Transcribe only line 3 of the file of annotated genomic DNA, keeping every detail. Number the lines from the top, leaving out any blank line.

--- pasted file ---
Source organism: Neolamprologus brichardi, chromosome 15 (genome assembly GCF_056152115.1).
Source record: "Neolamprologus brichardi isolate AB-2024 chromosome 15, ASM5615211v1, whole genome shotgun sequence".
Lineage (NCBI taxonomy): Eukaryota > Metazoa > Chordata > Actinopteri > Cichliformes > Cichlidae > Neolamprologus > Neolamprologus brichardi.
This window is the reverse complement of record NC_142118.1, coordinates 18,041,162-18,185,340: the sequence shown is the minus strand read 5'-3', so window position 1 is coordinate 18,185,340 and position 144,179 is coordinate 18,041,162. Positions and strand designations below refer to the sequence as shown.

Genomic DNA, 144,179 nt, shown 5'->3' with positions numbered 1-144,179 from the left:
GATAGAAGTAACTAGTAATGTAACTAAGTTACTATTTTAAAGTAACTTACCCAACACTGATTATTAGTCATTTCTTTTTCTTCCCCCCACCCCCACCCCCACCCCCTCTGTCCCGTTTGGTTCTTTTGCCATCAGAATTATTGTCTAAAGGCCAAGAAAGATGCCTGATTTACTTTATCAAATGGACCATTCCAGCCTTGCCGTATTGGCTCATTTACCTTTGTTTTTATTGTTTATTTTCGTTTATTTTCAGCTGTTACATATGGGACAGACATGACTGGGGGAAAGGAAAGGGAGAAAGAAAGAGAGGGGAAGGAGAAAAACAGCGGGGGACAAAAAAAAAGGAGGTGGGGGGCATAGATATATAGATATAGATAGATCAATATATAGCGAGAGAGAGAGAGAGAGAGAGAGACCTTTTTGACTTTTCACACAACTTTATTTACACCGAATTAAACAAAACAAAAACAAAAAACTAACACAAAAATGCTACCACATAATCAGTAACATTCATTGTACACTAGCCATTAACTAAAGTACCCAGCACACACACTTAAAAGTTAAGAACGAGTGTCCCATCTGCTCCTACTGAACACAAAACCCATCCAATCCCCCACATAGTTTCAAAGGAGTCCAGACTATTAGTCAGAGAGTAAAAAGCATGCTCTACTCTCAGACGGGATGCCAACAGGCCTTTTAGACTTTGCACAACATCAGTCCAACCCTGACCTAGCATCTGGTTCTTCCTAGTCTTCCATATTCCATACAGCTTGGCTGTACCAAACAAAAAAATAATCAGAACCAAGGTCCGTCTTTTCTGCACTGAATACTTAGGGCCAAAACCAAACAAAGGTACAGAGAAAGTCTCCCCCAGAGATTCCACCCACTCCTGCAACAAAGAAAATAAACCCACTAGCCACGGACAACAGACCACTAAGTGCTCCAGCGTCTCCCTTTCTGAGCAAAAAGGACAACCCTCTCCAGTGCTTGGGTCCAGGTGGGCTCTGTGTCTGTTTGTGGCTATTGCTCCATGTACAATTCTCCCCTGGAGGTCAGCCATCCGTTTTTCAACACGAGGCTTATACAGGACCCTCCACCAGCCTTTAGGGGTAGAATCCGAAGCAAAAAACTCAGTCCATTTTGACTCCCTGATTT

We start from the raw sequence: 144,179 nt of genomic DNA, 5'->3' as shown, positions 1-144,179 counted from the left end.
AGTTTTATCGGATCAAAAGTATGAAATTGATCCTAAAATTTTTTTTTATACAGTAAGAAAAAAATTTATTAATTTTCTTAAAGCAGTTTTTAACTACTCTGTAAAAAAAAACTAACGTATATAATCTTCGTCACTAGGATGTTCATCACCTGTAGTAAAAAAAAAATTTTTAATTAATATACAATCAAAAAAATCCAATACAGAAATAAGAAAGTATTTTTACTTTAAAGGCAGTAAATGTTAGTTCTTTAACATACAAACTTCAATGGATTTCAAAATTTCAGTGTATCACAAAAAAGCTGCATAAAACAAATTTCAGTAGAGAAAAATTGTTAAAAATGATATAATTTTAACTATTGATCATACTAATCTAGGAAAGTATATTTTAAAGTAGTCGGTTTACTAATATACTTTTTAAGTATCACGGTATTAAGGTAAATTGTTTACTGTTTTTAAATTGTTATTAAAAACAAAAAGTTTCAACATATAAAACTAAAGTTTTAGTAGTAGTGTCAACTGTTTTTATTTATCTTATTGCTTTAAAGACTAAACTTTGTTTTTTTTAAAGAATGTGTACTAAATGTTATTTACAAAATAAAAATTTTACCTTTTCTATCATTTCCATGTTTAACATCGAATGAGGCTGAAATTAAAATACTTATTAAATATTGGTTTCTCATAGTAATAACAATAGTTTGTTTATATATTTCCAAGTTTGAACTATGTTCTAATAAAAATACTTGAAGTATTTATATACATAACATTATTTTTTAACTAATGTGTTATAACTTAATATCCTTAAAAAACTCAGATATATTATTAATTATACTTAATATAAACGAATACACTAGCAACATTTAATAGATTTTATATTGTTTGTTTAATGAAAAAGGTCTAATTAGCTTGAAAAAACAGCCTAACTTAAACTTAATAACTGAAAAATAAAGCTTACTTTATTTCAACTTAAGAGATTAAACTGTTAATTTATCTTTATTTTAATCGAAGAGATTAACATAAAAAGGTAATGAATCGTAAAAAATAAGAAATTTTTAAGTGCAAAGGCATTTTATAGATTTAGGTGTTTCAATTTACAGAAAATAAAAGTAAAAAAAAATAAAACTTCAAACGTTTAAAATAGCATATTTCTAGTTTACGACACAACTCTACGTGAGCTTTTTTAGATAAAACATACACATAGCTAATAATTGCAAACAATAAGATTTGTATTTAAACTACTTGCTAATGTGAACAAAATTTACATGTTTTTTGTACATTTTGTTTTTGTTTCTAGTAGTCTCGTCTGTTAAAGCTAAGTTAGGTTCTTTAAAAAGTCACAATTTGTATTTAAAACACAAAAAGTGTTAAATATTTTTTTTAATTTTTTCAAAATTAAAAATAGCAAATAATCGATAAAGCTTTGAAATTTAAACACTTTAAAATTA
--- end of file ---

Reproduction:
Lineage (NCBI taxonomy): Eukaryota > Metazoa > Chordata > Actinopteri > Cichliformes > Cichlidae > Neolamprologus > Neolamprologus brichardi.